This book provides a much-needed thematic and historical introduction to Hinduism, the religion of the majority of people in India. Dr. Flood traces the development of Hindu traditions from ancient origins and the major deities to the modern world. Hinduism as both a global religion and a form of nationalism are discussed. Emphasis is given to the tantric traditions, which have been so influential; to Hindu ritual, more fundamental than belief or doctrine; and to Dravidian influences. It introduces some debates within contemporary scholarship.
Author: Gavin D. Flood
Publisher: Cambridge University Press
Despite the dominance of scientific explanation in the modern world, at the beginning of the twenty-first century faith in miracles remains strong, particularly in resurgent forms of traditional religion. In Miracles, David L. Weddle examines how five religious traditions—Hinduism, Judaism, Buddhism, Christianity, and Islam—understand miracles, considering how they express popular enthusiasm for wondrous tales, how they provoke official regulation because of their potential to disrupt authority, and how they are denied by critics within each tradition who regard belief in miracles as an illusory distraction from moral responsibility. In dynamic and accessible prose, Weddle shows us what miracles are, what they mean, and why, despite overwhelming scientific evidence, they are still significant today: belief in miracles sustains the hope that, if there is a reality that surpasses our ordinary lives, it is capable of exercising—from time to time—creative, liberating, enlightening, and healing power in our world.
Wonder and Meaning in World Religions
Author: David L. Weddle
Publisher: NYU Press
They may shave their heads, don simple robes, and renounce materialism and worldly desires. But the women seeking enlightenment in a Buddhist nunnery high in the folds of Himalayan Kashmir invariably find themselves subject to the tyrannies of subsistence, subordination, and sexuality. Ultimately, Buddhist monasticism reflects the very world it is supposed to renounce. Butter and barley prove to be as critical to monastic life as merit and meditation. Kim Gutschow lived for more than three years among these women, collecting their stories, observing their ways, studying their lives. Her book offers the first ethnography of Tibetan Buddhist society from the perspective of its nuns. Gutschow depicts a gender hierarchy where nuns serve and monks direct, where monks bless the fields and kitchens while nuns toil in them. Monasteries may retain historical endowments and significant political and social power, yet global flows of capitalism, tourism, and feminism have begun to erode the balance of power between monks and nuns. Despite the obstacles of being considered impure and inferior, nuns engage in everyday forms of resistance to pursue their ascetic and personal goals. A richly textured picture of the little known culture of a Buddhist nunnery, the book offers moving narratives of nuns struggling with the Buddhist discipline of detachment. Its analysis of the way in which gender and sexuality construct ritual and social power provides valuable insight into the relationship between women and religion in South Asia today.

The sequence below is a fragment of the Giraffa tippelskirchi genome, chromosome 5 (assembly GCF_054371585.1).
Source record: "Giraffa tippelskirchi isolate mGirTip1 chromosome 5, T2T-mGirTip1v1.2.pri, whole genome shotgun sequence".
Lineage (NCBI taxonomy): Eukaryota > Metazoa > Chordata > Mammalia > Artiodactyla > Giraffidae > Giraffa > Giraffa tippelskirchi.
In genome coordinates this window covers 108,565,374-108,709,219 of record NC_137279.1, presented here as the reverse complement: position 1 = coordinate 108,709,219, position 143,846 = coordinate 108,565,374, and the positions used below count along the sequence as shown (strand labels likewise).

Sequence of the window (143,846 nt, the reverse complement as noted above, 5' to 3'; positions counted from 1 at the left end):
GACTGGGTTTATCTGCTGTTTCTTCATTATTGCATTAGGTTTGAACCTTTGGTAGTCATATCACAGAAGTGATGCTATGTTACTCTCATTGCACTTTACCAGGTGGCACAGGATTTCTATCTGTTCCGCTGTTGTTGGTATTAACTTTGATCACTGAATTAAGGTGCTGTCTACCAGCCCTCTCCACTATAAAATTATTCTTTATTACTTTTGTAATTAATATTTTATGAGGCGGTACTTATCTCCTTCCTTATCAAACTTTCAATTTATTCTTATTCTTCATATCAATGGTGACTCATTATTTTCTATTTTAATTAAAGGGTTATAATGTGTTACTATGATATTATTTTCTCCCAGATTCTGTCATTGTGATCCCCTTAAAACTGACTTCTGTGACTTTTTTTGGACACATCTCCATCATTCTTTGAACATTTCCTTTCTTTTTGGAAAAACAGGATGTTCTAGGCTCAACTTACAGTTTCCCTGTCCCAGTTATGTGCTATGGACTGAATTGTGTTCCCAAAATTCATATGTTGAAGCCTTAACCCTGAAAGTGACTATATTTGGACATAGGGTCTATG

Author: Kim Gutschow
Publisher: Harvard University Press